• Waynesville Street Faire – June 19th, July 17th, August 14th, and September 11th, Main Street in Waynesville
    • Lights in Flight Festival and Fireworks Show – July 4th, 5-10 pm at Riverscape

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Dr. Dudley Keever

On a Ridgeville Ohio farm in 1859, Dudley Keever was born to Quaker parents. Dudley’s father Moses was a doctor serving Ridgeville and Springboro. Dudley attended a one-room schoolhouse, then Miami Valley Institute in Springboro, and then graduated the Miami Medical College in Cincinnati (later the University of Cincinnati) in 1884.

Now Dr. Keever, Dudley started his own practice in Springboro, and then met fellow Quaker Ida Wright, who he married. In 1890, the Keevers moved to Centerville and opened a practice on the northeast corner of Main Street and Franklin Street, where City Barbecue is presently.

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Asahel Wright

While driving through downtown Centerville, you may have noticed a little sign on the side of the road denoting the Asahel Wright Museum.

Asahel Wright was born in 1786 in New Hampshire and moved to Centerville with his parents in 1814. In November of 1814, Asahel leased a farm of seven acres of land from Aaron Nutt, located near the southeast corner of Far Hills and Alex-Bell Road. Later, in August of 1816, he then purchased a portion of Lot # 3 of the Nutt Platt for $150, making the first recorded purchase of the property.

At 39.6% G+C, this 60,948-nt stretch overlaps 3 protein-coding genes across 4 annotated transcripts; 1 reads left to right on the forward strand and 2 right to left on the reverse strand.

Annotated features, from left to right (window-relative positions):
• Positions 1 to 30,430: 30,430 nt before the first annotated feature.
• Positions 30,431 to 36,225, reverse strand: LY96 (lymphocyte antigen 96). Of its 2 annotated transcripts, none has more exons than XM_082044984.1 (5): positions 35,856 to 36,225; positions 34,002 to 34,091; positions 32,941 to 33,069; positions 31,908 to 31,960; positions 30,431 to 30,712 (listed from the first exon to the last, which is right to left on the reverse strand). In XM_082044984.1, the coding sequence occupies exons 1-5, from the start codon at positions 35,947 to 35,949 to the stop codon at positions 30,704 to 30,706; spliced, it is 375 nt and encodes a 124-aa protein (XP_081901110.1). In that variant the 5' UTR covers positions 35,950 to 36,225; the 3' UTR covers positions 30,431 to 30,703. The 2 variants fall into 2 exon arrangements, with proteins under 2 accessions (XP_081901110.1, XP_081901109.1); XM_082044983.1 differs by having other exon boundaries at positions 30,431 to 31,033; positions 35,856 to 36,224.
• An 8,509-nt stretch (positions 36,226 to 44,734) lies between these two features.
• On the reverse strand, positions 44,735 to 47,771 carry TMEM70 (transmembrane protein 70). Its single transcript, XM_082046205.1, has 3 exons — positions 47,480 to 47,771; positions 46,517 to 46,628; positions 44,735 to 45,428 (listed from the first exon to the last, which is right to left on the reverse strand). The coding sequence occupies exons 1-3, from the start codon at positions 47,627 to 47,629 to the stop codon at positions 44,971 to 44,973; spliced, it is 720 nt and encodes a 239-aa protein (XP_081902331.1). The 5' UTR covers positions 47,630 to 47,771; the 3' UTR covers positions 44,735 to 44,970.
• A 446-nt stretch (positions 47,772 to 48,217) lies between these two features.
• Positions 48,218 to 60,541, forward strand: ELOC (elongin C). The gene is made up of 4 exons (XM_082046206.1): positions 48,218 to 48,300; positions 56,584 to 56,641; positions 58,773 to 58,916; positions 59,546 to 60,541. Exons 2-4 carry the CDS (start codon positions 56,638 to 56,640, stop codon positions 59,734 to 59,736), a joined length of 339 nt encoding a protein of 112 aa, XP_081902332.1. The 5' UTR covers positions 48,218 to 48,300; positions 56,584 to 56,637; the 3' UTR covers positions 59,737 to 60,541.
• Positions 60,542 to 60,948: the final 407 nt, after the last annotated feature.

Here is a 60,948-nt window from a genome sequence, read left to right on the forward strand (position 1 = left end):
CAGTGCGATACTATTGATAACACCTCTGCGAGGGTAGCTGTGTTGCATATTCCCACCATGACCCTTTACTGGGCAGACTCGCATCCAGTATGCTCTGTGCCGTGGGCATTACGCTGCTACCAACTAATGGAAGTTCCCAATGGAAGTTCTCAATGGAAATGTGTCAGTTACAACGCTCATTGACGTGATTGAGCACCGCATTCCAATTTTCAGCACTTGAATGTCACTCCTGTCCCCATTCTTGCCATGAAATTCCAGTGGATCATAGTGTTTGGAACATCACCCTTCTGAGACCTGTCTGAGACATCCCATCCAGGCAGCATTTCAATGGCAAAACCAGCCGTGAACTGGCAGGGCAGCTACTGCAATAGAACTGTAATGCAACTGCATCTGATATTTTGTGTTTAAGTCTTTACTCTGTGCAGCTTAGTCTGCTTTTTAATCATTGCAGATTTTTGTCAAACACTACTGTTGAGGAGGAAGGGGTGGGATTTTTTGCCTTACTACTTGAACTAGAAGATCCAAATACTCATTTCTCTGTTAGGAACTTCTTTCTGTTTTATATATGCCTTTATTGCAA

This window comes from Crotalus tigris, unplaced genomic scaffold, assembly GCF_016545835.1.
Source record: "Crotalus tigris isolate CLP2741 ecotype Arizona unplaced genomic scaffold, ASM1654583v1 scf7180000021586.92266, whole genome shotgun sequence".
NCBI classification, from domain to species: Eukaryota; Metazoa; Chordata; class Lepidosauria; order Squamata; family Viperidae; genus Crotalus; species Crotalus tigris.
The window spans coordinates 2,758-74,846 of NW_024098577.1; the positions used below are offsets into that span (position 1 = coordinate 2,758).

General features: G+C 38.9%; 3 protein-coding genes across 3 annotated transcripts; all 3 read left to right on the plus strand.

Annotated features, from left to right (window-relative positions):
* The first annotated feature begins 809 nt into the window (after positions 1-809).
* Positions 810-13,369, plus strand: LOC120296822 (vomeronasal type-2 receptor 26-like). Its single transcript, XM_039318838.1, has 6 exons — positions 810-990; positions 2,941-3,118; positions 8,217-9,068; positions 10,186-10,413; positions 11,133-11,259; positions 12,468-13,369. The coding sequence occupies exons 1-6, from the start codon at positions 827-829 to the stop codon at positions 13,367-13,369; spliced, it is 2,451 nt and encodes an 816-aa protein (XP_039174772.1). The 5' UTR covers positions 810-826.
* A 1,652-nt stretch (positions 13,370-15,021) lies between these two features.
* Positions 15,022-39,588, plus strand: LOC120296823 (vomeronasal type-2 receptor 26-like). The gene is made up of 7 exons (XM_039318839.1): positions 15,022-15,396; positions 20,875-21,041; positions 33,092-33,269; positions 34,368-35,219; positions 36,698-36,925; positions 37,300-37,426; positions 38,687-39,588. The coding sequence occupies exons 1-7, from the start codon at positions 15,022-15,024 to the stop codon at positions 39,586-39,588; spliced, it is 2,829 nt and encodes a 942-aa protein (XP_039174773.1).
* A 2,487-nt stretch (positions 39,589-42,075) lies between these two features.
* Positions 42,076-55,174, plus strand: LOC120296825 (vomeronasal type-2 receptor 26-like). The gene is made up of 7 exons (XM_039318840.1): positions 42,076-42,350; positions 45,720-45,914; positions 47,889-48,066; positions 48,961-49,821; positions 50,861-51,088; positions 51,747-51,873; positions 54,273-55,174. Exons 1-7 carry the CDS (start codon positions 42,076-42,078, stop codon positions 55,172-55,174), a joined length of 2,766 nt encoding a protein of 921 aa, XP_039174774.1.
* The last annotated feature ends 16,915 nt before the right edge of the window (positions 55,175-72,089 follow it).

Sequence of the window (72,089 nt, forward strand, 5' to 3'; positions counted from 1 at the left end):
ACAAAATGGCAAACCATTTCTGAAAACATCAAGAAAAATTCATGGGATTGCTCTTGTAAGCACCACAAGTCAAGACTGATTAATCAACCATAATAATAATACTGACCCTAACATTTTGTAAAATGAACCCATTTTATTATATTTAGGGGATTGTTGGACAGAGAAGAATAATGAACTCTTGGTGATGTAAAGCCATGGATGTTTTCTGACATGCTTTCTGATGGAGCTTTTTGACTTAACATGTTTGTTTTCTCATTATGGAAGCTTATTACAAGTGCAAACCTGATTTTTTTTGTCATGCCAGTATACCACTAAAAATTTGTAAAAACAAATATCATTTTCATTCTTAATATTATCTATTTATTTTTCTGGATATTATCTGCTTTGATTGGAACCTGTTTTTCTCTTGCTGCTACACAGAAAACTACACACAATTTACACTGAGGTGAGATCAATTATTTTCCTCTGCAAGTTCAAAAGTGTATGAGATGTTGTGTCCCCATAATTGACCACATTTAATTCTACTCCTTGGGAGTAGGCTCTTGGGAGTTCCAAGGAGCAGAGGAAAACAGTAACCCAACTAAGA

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The Murder of Jesse Kelsey, Jr.

Born in 1829 to one of Centerville’s most prosperous farmers, Jesse Kelsey Sr., Jesse Kelsey Jr. was the 9th of 12 children. He married Unity Stokes on September 4th, 1856, and lived on a farm in Centerville on the southwest corner of what is now Spring Valley Pike and Dayton-Lebanon Pike, near the Kroger Marketplace. In September of 1862, Jesse Jr. and Unity were expecting their first child.

On the night of September 7th, 1862, just 3 days after celebrating their 6th wedding anniversary, Unity woke up to see a man standing over her and Jesse Jr. while they slept. She woke Jesse Jr. up, and he shouted at the man, who then fired a pistol at him. Jesse Jr. rushed Unity out of the room to safety and was struck by another pistol shot, and fell to the ground, dead.

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Dr. John Hole

If you’ve driven around the Centerville area, you may have seen the name Dr. John Hole around town.

Dr. John Hole was born in New Jersey in 1755. In his youth, John was adopted by a prominent doctor so that he could be trained and educated in the medical profession. He went to the University of Berlin and returned to the states in 1775, in the midst of the crisis that led to the American Revolution. John was present at the Battle of Bunker Hill, and when George Washington commanded forces at Cambridge. John was eventually reassigned to be the personal physician and surgeon under Brigadier General Richard Montgomery.

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T.J.’s Place of Hope

On Franklin Street in Centerville, you will find T.J.’s Place of Hope. This non-profit organization is 100% funded by donations, and is a place for teens and young adults to gather and discuss recovery from addiction and other destructive behaviors and habits.

T.J.’s Place of hope was founded shortly after 18-year-old T.J. Whitehead tragically took his own life in November 2005, after battling addiction throughout his teen years. T.J.’s Place of Hope was created as a safe place for teens and young adults (ages 12-25) to share their stories of addiction with peers – a place T.J. would have looked for during his own struggles.